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Nikkei falls to 1-1/2 week lows on ex-dividend impact
September 27, 2017 / 6:58 AM / 24 days ago

Nikkei falls to 1-1/2 week lows on ex-dividend impact

* Ex-dividend adjustments seen around 130 points

* Topix volume lowest since August 2012

* Toyota, Nissan, Mizuho FG lower

By Ayai Tomisawa

TOKYO, Sept 27 (Reuters) - Japanese stocks fell to 1-1/2-week lows on Wednesday as ex-dividend share price adjustments dented high yielders such as automakers, offsetting gains in tech firms which tracked strength in their U.S. counterparts.

The Nikkei dropped 0.3 percent, or 63.14 points, to 20,267.05, the weakest level since Sept. 15, moving away from a two-year high of 20,481.27 hit last week.

About 130 points were cut from the Nikkei by the ex-dividend price adjustment, according to market participants. High-yielding stocks including automakers, railway operators as well as banks and securities firms underperformed.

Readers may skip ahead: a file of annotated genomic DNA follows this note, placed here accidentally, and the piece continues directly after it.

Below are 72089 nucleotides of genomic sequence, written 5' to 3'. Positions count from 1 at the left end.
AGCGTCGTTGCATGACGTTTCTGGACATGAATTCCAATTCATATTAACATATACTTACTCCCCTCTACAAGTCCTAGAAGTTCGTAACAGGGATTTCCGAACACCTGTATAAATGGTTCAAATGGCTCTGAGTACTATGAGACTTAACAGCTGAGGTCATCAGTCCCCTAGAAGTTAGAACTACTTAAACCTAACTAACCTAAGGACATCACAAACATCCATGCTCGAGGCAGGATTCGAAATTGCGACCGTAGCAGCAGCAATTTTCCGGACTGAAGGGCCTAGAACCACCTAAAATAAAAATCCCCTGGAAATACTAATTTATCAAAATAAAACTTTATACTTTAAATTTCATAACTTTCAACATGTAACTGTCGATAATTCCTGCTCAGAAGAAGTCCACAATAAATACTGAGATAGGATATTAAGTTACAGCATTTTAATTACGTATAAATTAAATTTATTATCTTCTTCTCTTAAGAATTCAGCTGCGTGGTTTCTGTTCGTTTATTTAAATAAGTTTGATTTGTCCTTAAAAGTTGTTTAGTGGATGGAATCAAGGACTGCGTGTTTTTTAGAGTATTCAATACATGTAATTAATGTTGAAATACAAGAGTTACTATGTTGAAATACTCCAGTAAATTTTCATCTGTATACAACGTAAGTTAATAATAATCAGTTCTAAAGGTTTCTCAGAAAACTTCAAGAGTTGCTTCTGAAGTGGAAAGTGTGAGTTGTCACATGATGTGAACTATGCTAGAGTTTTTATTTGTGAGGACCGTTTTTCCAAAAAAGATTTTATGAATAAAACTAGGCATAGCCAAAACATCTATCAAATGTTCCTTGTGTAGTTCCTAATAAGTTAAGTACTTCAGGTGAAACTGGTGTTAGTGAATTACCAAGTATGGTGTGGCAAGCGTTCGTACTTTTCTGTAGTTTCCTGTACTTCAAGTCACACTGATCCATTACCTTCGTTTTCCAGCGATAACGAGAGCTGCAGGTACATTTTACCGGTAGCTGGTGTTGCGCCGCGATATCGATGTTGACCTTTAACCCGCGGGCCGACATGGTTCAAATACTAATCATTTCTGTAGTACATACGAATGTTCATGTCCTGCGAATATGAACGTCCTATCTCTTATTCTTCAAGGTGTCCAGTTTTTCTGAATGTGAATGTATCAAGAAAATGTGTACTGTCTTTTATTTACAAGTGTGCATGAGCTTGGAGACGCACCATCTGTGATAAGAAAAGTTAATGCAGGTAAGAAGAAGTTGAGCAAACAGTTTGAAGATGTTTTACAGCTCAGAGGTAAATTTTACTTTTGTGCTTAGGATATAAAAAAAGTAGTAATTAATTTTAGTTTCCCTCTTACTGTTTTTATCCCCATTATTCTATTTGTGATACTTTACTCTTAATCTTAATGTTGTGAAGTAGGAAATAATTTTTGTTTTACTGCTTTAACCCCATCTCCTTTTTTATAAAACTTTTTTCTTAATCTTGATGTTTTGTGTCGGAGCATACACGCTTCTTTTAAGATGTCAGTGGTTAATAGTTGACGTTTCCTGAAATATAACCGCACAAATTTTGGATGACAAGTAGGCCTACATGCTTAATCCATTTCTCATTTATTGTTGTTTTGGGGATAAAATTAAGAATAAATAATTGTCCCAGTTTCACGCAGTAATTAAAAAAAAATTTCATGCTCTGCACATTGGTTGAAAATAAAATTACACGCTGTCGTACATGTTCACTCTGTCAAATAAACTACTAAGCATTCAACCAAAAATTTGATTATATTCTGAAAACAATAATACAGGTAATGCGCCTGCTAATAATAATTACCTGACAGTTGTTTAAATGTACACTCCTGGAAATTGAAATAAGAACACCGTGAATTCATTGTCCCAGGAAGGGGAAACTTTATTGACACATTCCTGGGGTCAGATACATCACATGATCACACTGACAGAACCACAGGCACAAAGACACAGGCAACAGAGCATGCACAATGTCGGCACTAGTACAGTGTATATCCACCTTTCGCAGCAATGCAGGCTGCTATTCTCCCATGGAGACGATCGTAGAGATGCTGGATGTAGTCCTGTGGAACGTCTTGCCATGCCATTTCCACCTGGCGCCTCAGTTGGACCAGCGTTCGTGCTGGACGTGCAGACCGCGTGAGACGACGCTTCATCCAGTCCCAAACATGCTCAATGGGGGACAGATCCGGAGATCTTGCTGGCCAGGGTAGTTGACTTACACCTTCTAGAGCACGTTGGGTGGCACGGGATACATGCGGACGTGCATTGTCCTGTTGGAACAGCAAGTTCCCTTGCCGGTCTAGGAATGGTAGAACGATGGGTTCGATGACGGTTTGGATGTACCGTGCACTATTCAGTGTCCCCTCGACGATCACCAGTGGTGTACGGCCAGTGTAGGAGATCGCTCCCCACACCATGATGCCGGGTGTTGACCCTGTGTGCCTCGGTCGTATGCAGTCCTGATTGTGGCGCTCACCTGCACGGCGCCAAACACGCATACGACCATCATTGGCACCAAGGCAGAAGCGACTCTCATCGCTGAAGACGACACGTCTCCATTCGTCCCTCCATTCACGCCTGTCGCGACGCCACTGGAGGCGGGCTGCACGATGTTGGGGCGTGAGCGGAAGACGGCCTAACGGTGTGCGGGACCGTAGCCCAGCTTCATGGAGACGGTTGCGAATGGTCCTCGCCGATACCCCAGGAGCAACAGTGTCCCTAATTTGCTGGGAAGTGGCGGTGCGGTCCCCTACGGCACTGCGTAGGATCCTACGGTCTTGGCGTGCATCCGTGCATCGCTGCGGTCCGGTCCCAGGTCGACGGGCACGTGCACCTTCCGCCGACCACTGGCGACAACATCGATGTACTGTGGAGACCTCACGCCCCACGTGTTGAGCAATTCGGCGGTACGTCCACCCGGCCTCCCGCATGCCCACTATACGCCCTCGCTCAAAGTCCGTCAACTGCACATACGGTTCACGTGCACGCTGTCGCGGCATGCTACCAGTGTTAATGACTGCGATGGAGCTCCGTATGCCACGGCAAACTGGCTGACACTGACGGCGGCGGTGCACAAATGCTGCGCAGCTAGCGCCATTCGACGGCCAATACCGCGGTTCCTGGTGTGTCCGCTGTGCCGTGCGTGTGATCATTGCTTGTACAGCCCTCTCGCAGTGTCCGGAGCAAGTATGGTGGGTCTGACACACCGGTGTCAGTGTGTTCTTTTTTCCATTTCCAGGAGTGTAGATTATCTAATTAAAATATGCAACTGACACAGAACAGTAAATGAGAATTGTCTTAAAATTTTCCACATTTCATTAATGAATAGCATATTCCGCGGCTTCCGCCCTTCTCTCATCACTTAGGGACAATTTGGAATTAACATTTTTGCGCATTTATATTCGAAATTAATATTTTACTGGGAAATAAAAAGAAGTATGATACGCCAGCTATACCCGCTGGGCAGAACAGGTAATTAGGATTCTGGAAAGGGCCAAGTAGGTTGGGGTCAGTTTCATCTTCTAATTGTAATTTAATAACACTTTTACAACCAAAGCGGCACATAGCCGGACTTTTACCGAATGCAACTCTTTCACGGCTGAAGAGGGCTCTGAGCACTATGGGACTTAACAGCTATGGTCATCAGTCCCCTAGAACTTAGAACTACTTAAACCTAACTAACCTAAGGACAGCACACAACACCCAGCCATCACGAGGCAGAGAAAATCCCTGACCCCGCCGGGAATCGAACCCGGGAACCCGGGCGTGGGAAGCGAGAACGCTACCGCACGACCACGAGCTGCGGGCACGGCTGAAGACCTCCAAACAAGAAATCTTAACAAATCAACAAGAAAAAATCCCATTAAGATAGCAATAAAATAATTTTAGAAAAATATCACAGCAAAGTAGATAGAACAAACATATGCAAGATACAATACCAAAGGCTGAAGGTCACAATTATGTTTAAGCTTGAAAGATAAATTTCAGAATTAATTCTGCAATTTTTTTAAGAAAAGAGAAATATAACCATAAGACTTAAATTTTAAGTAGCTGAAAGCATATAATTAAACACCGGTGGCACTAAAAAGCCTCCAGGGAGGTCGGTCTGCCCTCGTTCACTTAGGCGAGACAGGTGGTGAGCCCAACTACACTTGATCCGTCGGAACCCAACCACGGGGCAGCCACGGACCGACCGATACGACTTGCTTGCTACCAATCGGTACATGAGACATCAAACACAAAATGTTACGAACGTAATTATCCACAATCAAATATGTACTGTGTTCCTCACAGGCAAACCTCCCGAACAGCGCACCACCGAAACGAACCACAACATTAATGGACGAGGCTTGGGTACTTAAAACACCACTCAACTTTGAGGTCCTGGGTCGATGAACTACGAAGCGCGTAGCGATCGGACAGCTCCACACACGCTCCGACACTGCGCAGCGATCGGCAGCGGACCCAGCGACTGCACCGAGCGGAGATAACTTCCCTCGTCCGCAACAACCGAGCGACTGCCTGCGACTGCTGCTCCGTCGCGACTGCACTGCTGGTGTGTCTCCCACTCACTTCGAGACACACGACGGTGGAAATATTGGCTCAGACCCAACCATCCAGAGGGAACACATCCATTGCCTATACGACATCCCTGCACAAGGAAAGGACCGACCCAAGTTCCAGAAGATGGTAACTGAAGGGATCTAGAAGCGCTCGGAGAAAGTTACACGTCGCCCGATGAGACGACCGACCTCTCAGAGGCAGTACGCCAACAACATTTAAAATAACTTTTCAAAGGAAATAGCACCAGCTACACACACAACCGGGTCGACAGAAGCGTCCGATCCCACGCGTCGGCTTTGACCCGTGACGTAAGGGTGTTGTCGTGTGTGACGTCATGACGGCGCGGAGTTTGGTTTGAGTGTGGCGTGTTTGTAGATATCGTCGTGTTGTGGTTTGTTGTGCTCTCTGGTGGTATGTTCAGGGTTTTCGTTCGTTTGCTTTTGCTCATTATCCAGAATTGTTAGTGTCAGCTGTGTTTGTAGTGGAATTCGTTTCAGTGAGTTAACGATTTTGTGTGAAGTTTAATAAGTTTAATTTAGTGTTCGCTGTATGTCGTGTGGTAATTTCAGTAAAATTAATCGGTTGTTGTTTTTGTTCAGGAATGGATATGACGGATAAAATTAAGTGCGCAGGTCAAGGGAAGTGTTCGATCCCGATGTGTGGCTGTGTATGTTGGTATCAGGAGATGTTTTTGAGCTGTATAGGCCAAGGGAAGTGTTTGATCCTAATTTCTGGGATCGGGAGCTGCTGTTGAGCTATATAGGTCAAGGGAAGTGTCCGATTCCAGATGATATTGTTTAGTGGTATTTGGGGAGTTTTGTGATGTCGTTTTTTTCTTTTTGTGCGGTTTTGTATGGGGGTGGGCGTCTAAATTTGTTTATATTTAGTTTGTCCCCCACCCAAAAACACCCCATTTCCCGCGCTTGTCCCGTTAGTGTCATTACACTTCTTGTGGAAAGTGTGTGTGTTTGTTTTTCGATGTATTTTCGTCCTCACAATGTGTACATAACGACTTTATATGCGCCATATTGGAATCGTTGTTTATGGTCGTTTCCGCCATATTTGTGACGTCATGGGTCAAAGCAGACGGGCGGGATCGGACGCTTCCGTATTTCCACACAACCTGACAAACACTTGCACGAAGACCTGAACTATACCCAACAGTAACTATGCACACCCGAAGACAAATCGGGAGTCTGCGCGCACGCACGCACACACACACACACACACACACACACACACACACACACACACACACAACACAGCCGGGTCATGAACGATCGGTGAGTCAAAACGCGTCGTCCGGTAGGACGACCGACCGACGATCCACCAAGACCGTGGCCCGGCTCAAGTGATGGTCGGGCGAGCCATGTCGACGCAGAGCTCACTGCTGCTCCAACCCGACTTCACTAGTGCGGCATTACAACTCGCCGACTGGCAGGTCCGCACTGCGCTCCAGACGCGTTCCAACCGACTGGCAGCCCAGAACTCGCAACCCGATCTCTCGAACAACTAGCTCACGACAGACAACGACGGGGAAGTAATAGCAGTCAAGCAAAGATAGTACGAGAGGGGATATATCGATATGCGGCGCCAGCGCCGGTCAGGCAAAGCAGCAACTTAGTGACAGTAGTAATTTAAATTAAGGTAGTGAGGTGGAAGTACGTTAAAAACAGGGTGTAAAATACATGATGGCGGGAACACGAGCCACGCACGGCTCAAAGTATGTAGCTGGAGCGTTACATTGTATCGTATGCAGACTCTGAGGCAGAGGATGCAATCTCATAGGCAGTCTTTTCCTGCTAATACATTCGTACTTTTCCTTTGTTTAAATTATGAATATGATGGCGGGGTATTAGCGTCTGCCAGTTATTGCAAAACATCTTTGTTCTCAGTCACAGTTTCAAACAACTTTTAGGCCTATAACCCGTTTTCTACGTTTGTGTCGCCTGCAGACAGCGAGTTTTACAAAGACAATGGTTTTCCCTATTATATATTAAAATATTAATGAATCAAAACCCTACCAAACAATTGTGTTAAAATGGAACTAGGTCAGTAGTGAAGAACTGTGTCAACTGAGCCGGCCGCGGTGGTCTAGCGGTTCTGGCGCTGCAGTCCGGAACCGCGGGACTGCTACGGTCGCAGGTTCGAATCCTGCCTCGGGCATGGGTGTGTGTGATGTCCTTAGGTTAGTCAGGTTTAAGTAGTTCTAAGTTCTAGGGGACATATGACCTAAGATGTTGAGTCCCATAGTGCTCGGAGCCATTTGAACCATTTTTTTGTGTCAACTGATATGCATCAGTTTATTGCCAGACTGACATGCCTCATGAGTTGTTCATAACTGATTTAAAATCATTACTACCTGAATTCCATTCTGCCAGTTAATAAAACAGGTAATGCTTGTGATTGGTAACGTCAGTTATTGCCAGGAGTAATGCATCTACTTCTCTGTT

“The Nikkei would have been stronger today without an ex-dividend effect,” said Yutaka Miura, a senior technical analyst at Mizuho Securities. “The Japanese market’s sentiment itself is positive helped by a weaker yen after Yellen’s comments.”

U.S. Federal Reserve Chair Janet Yellen said the Fed needs to continue gradual rate hikes despite uncertainty about the path of inflation.

The dollar was at 112.27 yen, bouncing back from Tuesday’s low of 111.50.

The broader Topix shed 0.5 percent to 1,664.43. Volume was thin, with only 1.2 billion shares changing hands, the lowest level since August 27, 2012.

Toyota Motor Corp dropped 1.0 percent, Nissan Motor Co shed 2.6 percent, West Japan Railway Co declined 1.9 percent, while Mizuho Financial Group fell 1.4 percent and Daiwa Securities Group tumbled 1.7 percent.

Some tech shares outperformed the overall market, with Advantest Corp surging 2.0 percent and Panasonic Corp gaining 0.8 percent.

Elsewhere, agricultural chemical maker Nihon Nohyaku tumbled 4.3 percent after it cut its operating profit outlook to 3.1 billion yen from its previously forecast 3.9 billion yen for the year ending September. (Editing by Shri Navaratnam)

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